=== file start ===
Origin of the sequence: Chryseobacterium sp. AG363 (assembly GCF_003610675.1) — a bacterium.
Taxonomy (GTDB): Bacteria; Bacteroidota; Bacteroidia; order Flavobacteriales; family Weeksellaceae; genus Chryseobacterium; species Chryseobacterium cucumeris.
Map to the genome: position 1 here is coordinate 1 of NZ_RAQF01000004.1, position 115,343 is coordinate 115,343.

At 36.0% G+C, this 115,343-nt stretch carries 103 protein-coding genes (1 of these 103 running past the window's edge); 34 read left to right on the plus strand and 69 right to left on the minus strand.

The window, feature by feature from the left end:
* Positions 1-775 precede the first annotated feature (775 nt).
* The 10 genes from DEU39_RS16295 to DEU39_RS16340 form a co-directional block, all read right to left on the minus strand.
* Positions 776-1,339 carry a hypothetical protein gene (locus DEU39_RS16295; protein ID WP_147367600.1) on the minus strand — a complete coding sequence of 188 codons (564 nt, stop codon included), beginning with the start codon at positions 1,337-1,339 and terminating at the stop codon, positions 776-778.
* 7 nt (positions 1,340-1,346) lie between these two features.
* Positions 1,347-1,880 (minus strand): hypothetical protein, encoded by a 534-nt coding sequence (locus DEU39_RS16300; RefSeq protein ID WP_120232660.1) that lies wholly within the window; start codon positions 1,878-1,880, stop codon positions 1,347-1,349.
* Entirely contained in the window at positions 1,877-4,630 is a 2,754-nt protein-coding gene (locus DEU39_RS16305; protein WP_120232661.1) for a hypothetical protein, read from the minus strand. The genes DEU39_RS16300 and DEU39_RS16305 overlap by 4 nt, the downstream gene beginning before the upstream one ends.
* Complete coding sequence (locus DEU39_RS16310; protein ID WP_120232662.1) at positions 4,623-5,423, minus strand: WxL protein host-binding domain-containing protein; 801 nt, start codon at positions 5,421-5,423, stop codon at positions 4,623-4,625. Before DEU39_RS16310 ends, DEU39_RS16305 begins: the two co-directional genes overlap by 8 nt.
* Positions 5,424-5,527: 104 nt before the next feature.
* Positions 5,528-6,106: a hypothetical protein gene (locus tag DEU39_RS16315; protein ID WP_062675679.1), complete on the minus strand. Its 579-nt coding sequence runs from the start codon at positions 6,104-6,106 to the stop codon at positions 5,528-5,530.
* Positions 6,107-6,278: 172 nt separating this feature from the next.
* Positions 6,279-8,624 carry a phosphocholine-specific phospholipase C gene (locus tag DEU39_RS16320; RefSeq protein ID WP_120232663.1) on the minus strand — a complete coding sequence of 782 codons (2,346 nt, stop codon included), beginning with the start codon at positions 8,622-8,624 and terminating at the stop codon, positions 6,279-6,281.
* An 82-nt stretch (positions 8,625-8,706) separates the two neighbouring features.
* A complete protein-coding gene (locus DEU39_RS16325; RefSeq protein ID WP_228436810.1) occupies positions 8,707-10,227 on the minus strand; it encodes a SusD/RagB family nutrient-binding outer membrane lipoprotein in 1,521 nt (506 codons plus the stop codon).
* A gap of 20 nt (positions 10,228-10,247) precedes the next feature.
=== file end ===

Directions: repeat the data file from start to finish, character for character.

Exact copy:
Origin of the sequence: Chryseobacterium sp. AG363 (assembly GCF_003610675.1) — a bacterium.
Taxonomy (GTDB): Bacteria; Bacteroidota; Bacteroidia; order Flavobacteriales; family Weeksellaceae; genus Chryseobacterium; species Chryseobacterium cucumeris.
Map to the genome: position 1 here is coordinate 1 of NZ_RAQF01000004.1, position 115,343 is coordinate 115,343.

At 36.0% G+C, this 115,343-nt stretch carries 103 protein-coding genes (1 of these 103 running past the window's edge); 34 read left to right on the plus strand and 69 right to left on the minus strand.

The window, feature by feature from the left end:
* Positions 1-775 precede the first annotated feature (775 nt).
* The 10 genes from DEU39_RS16295 to DEU39_RS16340 form a co-directional block, all read right to left on the minus strand.
* Positions 776-1,339 carry a hypothetical protein gene (locus DEU39_RS16295; protein ID WP_147367600.1) on the minus strand — a complete coding sequence of 188 codons (564 nt, stop codon included), beginning with the start codon at positions 1,337-1,339 and terminating at the stop codon, positions 776-778.
* 7 nt (positions 1,340-1,346) lie between these two features.
* Positions 1,347-1,880 (minus strand): hypothetical protein, encoded by a 534-nt coding sequence (locus DEU39_RS16300; RefSeq protein ID WP_120232660.1) that lies wholly within the window; start codon positions 1,878-1,880, stop codon positions 1,347-1,349.
* Entirely contained in the window at positions 1,877-4,630 is a 2,754-nt protein-coding gene (locus DEU39_RS16305; protein WP_120232661.1) for a hypothetical protein, read from the minus strand. The genes DEU39_RS16300 and DEU39_RS16305 overlap by 4 nt, the downstream gene beginning before the upstream one ends.
* Complete coding sequence (locus DEU39_RS16310; protein ID WP_120232662.1) at positions 4,623-5,423, minus strand: WxL protein host-binding domain-containing protein; 801 nt, start codon at positions 5,421-5,423, stop codon at positions 4,623-4,625. Before DEU39_RS16310 ends, DEU39_RS16305 begins: the two co-directional genes overlap by 8 nt.
* Positions 5,424-5,527: 104 nt before the next feature.
* Positions 5,528-6,106: a hypothetical protein gene (locus tag DEU39_RS16315; protein ID WP_062675679.1), complete on the minus strand. Its 579-nt coding sequence runs from the start codon at positions 6,104-6,106 to the stop codon at positions 5,528-5,530.
* Positions 6,107-6,278: 172 nt separating this feature from the next.
* Positions 6,279-8,624 carry a phosphocholine-specific phospholipase C gene (locus tag DEU39_RS16320; RefSeq protein ID WP_120232663.1) on the minus strand — a complete coding sequence of 782 codons (2,346 nt, stop codon included), beginning with the start codon at positions 8,622-8,624 and terminating at the stop codon, positions 6,279-6,281.
* An 82-nt stretch (positions 8,625-8,706) separates the two neighbouring features.
* A complete protein-coding gene (locus DEU39_RS16325; RefSeq protein ID WP_228436810.1) occupies positions 8,707-10,227 on the minus strand; it encodes a SusD/RagB family nutrient-binding outer membrane lipoprotein in 1,521 nt (506 codons plus the stop codon).
* A gap of 20 nt (positions 10,228-10,247) precedes the next feature.